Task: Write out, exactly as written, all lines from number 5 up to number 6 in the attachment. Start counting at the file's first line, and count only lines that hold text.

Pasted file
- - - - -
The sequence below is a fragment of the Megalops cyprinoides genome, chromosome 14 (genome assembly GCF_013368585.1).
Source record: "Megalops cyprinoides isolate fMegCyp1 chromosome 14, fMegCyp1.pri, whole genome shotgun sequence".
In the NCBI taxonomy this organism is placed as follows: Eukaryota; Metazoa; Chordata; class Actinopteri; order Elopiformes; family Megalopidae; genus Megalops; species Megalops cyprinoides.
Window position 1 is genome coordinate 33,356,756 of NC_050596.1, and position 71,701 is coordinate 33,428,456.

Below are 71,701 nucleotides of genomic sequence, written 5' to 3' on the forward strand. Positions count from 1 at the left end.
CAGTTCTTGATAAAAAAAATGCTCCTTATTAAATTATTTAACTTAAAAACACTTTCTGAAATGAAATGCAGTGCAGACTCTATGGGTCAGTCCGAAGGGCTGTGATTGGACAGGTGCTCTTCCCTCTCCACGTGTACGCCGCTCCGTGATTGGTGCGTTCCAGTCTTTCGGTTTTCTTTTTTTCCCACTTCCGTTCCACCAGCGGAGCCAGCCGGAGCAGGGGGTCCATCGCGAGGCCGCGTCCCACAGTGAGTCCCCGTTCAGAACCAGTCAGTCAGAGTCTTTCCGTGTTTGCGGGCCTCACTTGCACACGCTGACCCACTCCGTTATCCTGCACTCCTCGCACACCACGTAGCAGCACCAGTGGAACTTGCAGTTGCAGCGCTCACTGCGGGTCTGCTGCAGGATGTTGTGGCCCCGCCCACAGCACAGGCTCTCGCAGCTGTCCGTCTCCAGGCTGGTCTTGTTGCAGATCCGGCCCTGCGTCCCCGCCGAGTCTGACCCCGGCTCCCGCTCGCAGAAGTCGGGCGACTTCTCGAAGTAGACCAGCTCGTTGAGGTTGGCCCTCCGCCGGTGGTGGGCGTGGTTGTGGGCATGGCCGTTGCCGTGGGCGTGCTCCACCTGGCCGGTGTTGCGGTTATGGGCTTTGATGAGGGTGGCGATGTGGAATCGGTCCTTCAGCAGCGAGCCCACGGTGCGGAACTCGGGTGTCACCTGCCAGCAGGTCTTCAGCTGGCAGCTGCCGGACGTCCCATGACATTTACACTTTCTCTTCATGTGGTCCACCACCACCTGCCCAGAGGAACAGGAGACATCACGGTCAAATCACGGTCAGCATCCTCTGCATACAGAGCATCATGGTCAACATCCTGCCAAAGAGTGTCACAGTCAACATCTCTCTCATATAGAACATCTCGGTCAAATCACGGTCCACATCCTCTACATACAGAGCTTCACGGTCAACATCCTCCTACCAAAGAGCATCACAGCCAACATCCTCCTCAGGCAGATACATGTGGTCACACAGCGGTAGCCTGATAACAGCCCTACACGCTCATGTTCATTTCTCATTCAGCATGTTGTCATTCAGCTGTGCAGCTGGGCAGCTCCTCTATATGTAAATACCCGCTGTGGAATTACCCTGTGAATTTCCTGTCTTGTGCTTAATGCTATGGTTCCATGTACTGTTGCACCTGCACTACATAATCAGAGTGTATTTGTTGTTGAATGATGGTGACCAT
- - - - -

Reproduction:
Below are 71,701 nucleotides of genomic sequence, written 5' to 3' on the forward strand. Positions count from 1 at the left end.
CAGTTCTTGATAAAAAAAATGCTCCTTATTAAATTATTTAACTTAAAAACACTTTCTGAAATGAAATGCAGTGCAGACTCTATGGGTCAGTCCGAAGGGCTGTGATTGGACAGGTGCTCTTCCCTCTCCACGTGTACGCCGCTCCGTGATTGGTGCGTTCCAGTCTTTCGGTTTTCTTTTTTTCCCACTTCCGTTCCACCAGCGGAGCCAGCCGGAGCAGGGGGTCCATCGCGAGGCCGCGTCCCACAGTGAGTCCCCGTTCAGAACCAGTCAGTCAGAGTCTTTCCGTGTTTGCGGGCCTCACTTGCACACGCTGACCCACTCCGTTATCCTGCACTCCTCGCACACCACGTAGCAGCACCAGTGGAACTTGCAGTTGCAGCGCTCACTGCGGGTCTGCTGCAGGATGTTGTGGCCCCGCCCACAGCACAGGCTCTCGCAGCTGTCCGTCTCCAGGCTGGTCTTGTTGCAGATCCGGCCCTGCGTCCCCGCCGAGTCTGACCCCGGCTCCCGCTCGCAGAAGTCGGGCGACTTCTCGAAGTAGACCAGCTCGTTGAGGTTGGCCCTCCGCCGGTGGTGGGCGTGGTTGTGGGCATGGCCGTTGCCGTGGGCGTGCTCCACCTGGCCGGTGTTGCGGTTATGGGCTTTGATGAGGGTGGCGATGTGGAATCGGTCCTTCAGCAGCGAGCCCACGGTGCGGAACTCGGGTGTCACCTGCCAGCAGGTCTTCAGCTGGCAGCTGCCGGACGTCCCATGACATTTACACTTTCTCTTCATGTGGTCCACCACCACCTGCCCAGAGGAACAGGAGACATCACGGTCAAATCACGGTCAGCATCCTCTGCATACAGAGCATCATGGTCAACATCCTGCCAAAGAGTGTCACAGTCAACATCTCTCTCATATAGAACATCTCGGTCAAATCACGGTCCACATCCTCTACATACAGAGCTTCACGGTCAACATCCTCCTACCAAAGAGCATCACAGCCAACATCCTCCTCAGGCAGATACATGTGGTCACACAGCGGTAGCCTGATAACAGCCCTACACGCTCATGTTCATTTCTCATTCAGCATGTTGTCATTCAGCTGTGCAGCTGGGCAGCTCCTCTATATGTAAATACCCGCTGTGGAATTACCCTGTGAATTTCCTGTCTTGTGCTTAATGCTATGGTTCCATGTACTGTTGCACCTGCACTACATAATCAGAGTGTATTTGTTGTTGAATGATGGTGACCAT